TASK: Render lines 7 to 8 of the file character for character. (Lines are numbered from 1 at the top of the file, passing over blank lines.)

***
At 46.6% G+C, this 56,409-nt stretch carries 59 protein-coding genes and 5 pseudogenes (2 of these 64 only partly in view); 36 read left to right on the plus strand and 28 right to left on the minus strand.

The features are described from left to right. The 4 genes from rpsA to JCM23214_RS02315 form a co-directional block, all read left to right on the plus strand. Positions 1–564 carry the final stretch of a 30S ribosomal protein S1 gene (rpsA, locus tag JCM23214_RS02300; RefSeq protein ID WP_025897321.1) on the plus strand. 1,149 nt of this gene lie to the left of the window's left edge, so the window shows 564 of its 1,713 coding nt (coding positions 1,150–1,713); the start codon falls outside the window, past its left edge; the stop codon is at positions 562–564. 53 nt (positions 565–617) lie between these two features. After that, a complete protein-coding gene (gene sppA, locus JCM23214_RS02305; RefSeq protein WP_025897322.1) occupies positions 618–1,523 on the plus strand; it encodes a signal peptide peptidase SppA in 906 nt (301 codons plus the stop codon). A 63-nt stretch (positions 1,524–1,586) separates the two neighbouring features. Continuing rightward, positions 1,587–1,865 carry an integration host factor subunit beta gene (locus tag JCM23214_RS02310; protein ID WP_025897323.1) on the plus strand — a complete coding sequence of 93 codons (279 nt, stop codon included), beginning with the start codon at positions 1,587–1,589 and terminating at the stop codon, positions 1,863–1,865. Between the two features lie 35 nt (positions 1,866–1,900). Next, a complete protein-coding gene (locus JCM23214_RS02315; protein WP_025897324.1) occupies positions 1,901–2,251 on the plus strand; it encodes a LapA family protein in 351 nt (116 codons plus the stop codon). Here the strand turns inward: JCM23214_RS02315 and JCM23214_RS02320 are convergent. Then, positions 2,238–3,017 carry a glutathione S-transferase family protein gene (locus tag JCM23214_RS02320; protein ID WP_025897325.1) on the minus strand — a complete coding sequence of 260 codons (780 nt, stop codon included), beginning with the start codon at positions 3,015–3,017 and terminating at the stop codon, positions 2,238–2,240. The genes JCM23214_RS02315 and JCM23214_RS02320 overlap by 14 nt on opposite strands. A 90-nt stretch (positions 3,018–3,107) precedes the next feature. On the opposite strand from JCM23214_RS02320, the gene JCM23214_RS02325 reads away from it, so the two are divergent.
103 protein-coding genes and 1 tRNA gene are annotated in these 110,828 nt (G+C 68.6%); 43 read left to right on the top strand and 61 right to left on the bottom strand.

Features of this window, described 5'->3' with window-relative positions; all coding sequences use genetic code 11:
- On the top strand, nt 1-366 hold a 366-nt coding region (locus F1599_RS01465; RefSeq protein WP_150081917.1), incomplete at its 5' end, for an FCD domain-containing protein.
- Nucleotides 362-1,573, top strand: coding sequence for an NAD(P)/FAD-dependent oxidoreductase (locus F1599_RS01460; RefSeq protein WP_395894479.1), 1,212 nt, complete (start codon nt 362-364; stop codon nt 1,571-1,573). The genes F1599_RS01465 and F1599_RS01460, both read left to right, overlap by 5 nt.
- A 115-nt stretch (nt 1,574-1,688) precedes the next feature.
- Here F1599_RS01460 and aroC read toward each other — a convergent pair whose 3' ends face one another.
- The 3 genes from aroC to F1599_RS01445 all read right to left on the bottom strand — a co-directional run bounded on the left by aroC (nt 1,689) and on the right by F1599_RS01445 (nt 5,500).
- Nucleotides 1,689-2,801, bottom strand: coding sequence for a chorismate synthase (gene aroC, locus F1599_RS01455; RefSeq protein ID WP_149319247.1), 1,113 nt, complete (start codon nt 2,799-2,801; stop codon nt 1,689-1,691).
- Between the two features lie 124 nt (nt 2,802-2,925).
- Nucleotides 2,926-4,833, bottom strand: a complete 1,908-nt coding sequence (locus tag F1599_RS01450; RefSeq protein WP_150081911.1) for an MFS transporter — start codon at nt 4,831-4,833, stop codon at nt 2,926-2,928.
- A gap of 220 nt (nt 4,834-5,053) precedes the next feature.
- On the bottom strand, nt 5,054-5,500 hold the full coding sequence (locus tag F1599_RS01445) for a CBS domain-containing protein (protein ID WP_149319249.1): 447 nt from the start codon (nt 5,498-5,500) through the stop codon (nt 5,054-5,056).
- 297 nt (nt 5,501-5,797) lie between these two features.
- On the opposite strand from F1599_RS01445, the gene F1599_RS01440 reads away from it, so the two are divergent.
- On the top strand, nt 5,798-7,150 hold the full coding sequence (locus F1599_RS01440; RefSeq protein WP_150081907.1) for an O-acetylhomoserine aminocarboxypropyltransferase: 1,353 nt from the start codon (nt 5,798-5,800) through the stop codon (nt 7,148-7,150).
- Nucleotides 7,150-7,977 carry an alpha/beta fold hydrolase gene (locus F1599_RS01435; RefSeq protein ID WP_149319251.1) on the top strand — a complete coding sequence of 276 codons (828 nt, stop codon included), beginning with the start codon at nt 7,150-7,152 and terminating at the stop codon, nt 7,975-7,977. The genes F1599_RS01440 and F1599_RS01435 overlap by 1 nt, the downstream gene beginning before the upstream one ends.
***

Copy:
- A 115-nt stretch (nt 1,574-1,688) precedes the next feature.
- Here F1599_RS01460 and aroC read toward each other — a convergent pair whose 3' ends face one another.